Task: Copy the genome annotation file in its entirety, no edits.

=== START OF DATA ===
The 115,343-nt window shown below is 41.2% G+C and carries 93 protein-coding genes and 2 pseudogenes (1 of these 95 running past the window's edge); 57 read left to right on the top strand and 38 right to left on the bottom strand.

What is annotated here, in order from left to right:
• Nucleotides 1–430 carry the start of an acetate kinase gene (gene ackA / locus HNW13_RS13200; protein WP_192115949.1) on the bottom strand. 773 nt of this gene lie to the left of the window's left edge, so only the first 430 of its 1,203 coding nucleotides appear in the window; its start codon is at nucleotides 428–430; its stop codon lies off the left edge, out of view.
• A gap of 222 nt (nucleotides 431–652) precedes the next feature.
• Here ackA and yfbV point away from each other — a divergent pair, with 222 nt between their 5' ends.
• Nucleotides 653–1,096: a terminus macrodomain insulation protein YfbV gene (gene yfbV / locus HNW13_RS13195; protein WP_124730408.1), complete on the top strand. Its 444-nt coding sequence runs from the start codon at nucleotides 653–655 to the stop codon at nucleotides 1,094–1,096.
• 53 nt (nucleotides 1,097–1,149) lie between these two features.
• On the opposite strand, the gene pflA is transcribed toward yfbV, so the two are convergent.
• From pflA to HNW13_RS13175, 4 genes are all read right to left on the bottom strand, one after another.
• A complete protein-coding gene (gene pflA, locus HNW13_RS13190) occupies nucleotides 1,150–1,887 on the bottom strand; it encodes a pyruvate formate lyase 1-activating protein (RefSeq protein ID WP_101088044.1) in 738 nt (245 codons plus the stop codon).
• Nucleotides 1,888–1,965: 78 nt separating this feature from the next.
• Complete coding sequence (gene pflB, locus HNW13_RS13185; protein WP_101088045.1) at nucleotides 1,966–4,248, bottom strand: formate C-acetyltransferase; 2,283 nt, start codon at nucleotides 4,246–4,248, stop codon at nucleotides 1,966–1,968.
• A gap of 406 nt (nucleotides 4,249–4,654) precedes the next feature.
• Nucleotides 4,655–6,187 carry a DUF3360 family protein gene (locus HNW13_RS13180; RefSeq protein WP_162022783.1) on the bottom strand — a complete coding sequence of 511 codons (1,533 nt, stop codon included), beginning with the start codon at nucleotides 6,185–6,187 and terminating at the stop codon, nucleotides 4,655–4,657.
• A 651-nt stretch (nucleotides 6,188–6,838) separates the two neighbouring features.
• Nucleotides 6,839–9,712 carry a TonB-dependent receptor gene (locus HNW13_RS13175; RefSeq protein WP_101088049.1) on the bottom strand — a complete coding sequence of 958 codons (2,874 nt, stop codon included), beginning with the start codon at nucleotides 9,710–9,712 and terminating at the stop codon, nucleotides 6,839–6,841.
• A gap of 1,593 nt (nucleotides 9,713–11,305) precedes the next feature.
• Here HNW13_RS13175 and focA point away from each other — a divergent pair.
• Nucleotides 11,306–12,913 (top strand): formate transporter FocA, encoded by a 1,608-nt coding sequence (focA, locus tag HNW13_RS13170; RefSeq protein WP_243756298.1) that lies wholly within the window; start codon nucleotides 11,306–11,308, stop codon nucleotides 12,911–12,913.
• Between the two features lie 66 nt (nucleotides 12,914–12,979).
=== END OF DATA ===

The 115,343-nt window shown below is 41.2% G+C and carries 93 protein-coding genes and 2 pseudogenes (1 of these 95 running past the window's edge); 57 read left to right on the top strand and 38 right to left on the bottom strand.

What is annotated here, in order from left to right:
• Nucleotides 1–430 carry the start of an acetate kinase gene (gene ackA / locus HNW13_RS13200; protein WP_192115949.1) on the bottom strand. 773 nt of this gene lie to the left of the window's left edge, so only the first 430 of its 1,203 coding nucleotides appear in the window; its start codon is at nucleotides 428–430; its stop codon lies off the left edge, out of view.
• A gap of 222 nt (nucleotides 431–652) precedes the next feature.
• Here ackA and yfbV point away from each other — a divergent pair, with 222 nt between their 5' ends.
• Nucleotides 653–1,096: a terminus macrodomain insulation protein YfbV gene (gene yfbV / locus HNW13_RS13195; protein WP_124730408.1), complete on the top strand. Its 444-nt coding sequence runs from the start codon at nucleotides 653–655 to the stop codon at nucleotides 1,094–1,096.
• 53 nt (nucleotides 1,097–1,149) lie between these two features.
• On the opposite strand, the gene pflA is transcribed toward yfbV, so the two are convergent.
• From pflA to HNW13_RS13175, 4 genes are all read right to left on the bottom strand, one after another.
• A complete protein-coding gene (gene pflA, locus HNW13_RS13190) occupies nucleotides 1,150–1,887 on the bottom strand; it encodes a pyruvate formate lyase 1-activating protein (RefSeq protein ID WP_101088044.1) in 738 nt (245 codons plus the stop codon).
• Nucleotides 1,888–1,965: 78 nt separating this feature from the next.
• Complete coding sequence (gene pflB, locus HNW13_RS13185; protein WP_101088045.1) at nucleotides 1,966–4,248, bottom strand: formate C-acetyltransferase; 2,283 nt, start codon at nucleotides 4,246–4,248, stop codon at nucleotides 1,966–1,968.
• A gap of 406 nt (nucleotides 4,249–4,654) precedes the next feature.
• Nucleotides 4,655–6,187 carry a DUF3360 family protein gene (locus HNW13_RS13180; RefSeq protein WP_162022783.1) on the bottom strand — a complete coding sequence of 511 codons (1,533 nt, stop codon included), beginning with the start codon at nucleotides 6,185–6,187 and terminating at the stop codon, nucleotides 4,655–4,657.
• A 651-nt stretch (nucleotides 6,188–6,838) separates the two neighbouring features.
• Nucleotides 6,839–9,712 carry a TonB-dependent receptor gene (locus HNW13_RS13175; RefSeq protein WP_101088049.1) on the bottom strand — a complete coding sequence of 958 codons (2,874 nt, stop codon included), beginning with the start codon at nucleotides 9,710–9,712 and terminating at the stop codon, nucleotides 6,839–6,841.
• A gap of 1,593 nt (nucleotides 9,713–11,305) precedes the next feature.
• Here HNW13_RS13175 and focA point away from each other — a divergent pair.
• Nucleotides 11,306–12,913 (top strand): formate transporter FocA, encoded by a 1,608-nt coding sequence (focA, locus tag HNW13_RS13170; RefSeq protein WP_243756298.1) that lies wholly within the window; start codon nucleotides 11,306–11,308, stop codon nucleotides 12,911–12,913.
• Between the two features lie 66 nt (nucleotides 12,914–12,979).